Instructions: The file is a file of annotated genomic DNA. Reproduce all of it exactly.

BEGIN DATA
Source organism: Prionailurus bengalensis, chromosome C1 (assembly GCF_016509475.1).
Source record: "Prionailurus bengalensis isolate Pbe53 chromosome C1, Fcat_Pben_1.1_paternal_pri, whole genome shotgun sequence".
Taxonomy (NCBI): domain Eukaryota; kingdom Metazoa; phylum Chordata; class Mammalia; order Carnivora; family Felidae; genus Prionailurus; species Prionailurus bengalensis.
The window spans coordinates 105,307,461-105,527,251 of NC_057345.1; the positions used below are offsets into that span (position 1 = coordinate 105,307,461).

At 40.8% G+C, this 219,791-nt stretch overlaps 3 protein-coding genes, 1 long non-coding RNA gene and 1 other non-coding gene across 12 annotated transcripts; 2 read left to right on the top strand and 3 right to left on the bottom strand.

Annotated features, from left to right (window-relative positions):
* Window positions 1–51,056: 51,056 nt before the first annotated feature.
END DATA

Source organism: Prionailurus bengalensis, chromosome C1 (assembly GCF_016509475.1).
Source record: "Prionailurus bengalensis isolate Pbe53 chromosome C1, Fcat_Pben_1.1_paternal_pri, whole genome shotgun sequence".
Taxonomy (NCBI): domain Eukaryota; kingdom Metazoa; phylum Chordata; class Mammalia; order Carnivora; family Felidae; genus Prionailurus; species Prionailurus bengalensis.
The window spans coordinates 105,307,461-105,527,251 of NC_057345.1; the positions used below are offsets into that span (position 1 = coordinate 105,307,461).

At 40.8% G+C, this 219,791-nt stretch overlaps 3 protein-coding genes, 1 long non-coding RNA gene and 1 other non-coding gene across 12 annotated transcripts; 2 read left to right on the top strand and 3 right to left on the bottom strand.

Annotated features, from left to right (window-relative positions):
* Window positions 1–51,056: 51,056 nt before the first annotated feature.